Jurors watched video Wednesday showing the man on trial for the murders of three Middle Eastern store owners in Brooklyn lurking outside the second victim’s 99-cent shop just minutes before the merchant was murdered.
The footage, captured by a bakery across the street from victim Isaac Kadare’s Flatbush store, shows Salvatore Perrone shuffling by around 7:02 p.m. on Aug. 2, 2012, carrying a large black duffel bag that prosecutors have called his “kill kit.”
The bag, which held a sawed-off shotgun and a bloody knife, was later found by police stuffed behind his girlfriend’s couch.
Kadare’s body was found later that night, shot in the face and stabbed repeatedly in the neck.
The killer was initially dubbed “John Doe Duffel Bag” by cops.
Perrone, a former garment salesman who authorities have called a serial killer, suffers from personality and delusional disorder, but was found fit to stand trial after two years of court appearances and three psychiatric exams.
He told cops he was a CIA operative ordered to kill Jews by Arab men who paid him for his role in the murders, claiming he was working for the “Palestinian section of the CIA” and that he watched while two different Middle Eastern men he met at a Knights of Columbus shot and killed his first two victims.
In Brooklyn Supreme Court Wednesday, the unstable defendant who is prone to courtroom outbursts painstakingly reviewed each surveillance DVD as it was moved into evidence.
The jury was made to wait as he took notes and questioned his court-appointed attorney, Howard Kirsch, about the footage.
While jurors were shown a one-minute clip, Perrone who faces serial murder charges for the 2012 slayings griped to Kirsch that he would need to review all three hours of footage.
He questioned Kirsch so many times during NYPD Det. Jeffrey Morales’ testimony Wednesday that the fed-up attorney finally sniped “don’t talk to me, I’m trying to listen.”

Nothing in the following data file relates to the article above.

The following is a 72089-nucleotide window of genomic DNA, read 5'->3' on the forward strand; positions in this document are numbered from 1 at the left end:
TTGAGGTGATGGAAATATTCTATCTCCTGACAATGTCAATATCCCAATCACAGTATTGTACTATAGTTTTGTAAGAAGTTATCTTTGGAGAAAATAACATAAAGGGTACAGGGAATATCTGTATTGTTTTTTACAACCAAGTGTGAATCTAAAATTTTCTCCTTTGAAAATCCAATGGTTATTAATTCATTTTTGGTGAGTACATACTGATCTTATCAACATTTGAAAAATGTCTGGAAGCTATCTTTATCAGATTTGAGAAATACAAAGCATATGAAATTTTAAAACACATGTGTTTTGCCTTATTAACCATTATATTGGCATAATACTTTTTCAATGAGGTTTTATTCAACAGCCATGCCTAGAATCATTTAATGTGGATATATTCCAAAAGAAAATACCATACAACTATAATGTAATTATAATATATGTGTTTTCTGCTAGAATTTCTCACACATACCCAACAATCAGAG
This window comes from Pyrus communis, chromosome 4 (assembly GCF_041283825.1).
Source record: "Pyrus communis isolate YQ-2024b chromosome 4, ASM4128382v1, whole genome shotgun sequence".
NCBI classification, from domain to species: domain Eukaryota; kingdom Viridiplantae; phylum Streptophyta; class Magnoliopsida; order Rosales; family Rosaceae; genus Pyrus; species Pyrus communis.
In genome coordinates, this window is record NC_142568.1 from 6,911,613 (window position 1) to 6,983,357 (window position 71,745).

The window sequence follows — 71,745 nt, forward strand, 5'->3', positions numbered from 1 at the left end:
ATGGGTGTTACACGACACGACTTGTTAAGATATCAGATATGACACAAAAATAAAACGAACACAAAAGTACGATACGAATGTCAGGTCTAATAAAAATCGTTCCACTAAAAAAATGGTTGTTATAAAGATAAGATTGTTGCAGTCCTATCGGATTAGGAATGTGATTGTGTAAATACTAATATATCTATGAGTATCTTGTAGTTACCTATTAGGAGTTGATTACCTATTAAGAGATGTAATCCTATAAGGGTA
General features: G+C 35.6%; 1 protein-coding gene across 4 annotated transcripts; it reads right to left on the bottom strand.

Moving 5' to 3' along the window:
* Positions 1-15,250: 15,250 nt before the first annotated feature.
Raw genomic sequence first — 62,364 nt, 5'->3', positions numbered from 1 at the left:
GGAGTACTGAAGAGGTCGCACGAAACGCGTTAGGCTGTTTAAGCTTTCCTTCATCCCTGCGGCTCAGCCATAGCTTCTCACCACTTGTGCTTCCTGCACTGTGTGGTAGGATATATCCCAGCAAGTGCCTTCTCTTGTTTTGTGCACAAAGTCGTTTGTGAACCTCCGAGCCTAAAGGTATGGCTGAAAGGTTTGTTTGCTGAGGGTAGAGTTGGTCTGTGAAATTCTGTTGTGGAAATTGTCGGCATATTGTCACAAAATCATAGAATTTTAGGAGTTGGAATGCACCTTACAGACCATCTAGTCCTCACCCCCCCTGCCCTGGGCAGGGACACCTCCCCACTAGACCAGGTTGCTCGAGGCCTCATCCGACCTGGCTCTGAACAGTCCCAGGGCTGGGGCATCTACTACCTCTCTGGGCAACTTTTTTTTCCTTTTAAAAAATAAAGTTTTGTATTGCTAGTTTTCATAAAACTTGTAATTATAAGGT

Perrone’s neat mustache twitched in response, and he sat back in his chair, remaining quiet throughout the testimony of another Brooklyn shopkeeper a man who told jurors how he nearly became one of his victims.
Clothing shop manager Rafael Picshardo said Perrone came into his store on Nov. 16, 2012, around closing, but “skedaddled” after noticing the security cameras.
“I felt uncomfortable,” said Picshardo. He said Perrone stood there for 10 minutes, just “looking up” and completely ignoring everyone.
“People were approaching him saying, ‘Good morning, hello,’ and he didn’t say anything,” Picshardo told the court. He eventually asked Perrone, “What the f— is wrong with you?”
Later that night, another business owner, Ramatollah Vahidipour, was found slaughtered down the block. None of the three slain Brooklyn shopkeepers had security cameras, prosecutors said.
Vahidipour’s daughter also briefly took the stand Wednesday, tears streaming down her face as she recalled that cold night she went looking for her father at the train depot.
A softly crying Marjan Vahidipour said she warmed up her father’s seat for him, but the habitually prompt family man never showed.
After she finished her testimony, Vahidipour’s husband Mehran Malekan asked her if she’d looked at the Perrone at all during her testimony.
“I made every effort not to,” she responded.